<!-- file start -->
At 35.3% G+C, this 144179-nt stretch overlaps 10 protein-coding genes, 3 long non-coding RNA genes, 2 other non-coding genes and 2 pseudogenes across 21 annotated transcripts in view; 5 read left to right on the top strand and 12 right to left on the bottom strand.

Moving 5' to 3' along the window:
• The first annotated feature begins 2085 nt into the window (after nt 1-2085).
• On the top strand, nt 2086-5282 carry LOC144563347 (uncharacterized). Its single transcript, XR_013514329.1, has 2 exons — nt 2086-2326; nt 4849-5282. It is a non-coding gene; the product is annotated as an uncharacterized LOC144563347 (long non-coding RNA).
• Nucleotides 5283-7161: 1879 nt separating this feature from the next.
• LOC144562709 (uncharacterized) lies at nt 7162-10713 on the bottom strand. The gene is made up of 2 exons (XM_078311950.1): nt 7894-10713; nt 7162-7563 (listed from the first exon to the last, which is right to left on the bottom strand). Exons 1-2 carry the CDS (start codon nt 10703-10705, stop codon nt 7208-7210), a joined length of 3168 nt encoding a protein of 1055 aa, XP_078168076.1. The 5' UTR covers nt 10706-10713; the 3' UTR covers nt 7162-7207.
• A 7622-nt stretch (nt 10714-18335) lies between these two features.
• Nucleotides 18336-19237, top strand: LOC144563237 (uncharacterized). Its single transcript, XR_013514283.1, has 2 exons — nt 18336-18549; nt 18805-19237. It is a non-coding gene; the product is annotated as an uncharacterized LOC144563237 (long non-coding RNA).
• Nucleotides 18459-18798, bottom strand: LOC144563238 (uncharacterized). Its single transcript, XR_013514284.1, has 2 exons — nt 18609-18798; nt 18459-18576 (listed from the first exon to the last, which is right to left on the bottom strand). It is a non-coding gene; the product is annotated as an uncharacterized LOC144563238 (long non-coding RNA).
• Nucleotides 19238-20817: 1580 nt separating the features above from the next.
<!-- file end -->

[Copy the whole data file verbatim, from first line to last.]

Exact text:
At 35.3% G+C, this 144179-nt stretch overlaps 10 protein-coding genes, 3 long non-coding RNA genes, 2 other non-coding genes and 2 pseudogenes across 21 annotated transcripts in view; 5 read left to right on the top strand and 12 right to left on the bottom strand.

Moving 5' to 3' along the window:
• The first annotated feature begins 2085 nt into the window (after nt 1-2085).
• On the top strand, nt 2086-5282 carry LOC144563347 (uncharacterized). Its single transcript, XR_013514329.1, has 2 exons — nt 2086-2326; nt 4849-5282. It is a non-coding gene; the product is annotated as an uncharacterized LOC144563347 (long non-coding RNA).
• Nucleotides 5283-7161: 1879 nt separating this feature from the next.
• LOC144562709 (uncharacterized) lies at nt 7162-10713 on the bottom strand. The gene is made up of 2 exons (XM_078311950.1): nt 7894-10713; nt 7162-7563 (listed from the first exon to the last, which is right to left on the bottom strand). Exons 1-2 carry the CDS (start codon nt 10703-10705, stop codon nt 7208-7210), a joined length of 3168 nt encoding a protein of 1055 aa, XP_078168076.1. The 5' UTR covers nt 10706-10713; the 3' UTR covers nt 7162-7207.
• A 7622-nt stretch (nt 10714-18335) lies between these two features.
• Nucleotides 18336-19237, top strand: LOC144563237 (uncharacterized). Its single transcript, XR_013514283.1, has 2 exons — nt 18336-18549; nt 18805-19237. It is a non-coding gene; the product is annotated as an uncharacterized LOC144563237 (long non-coding RNA).
• Nucleotides 18459-18798, bottom strand: LOC144563238 (uncharacterized). Its single transcript, XR_013514284.1, has 2 exons — nt 18609-18798; nt 18459-18576 (listed from the first exon to the last, which is right to left on the bottom strand). It is a non-coding gene; the product is annotated as an uncharacterized LOC144563238 (long non-coding RNA).
• Nucleotides 19238-20817: 1580 nt separating the features above from the next.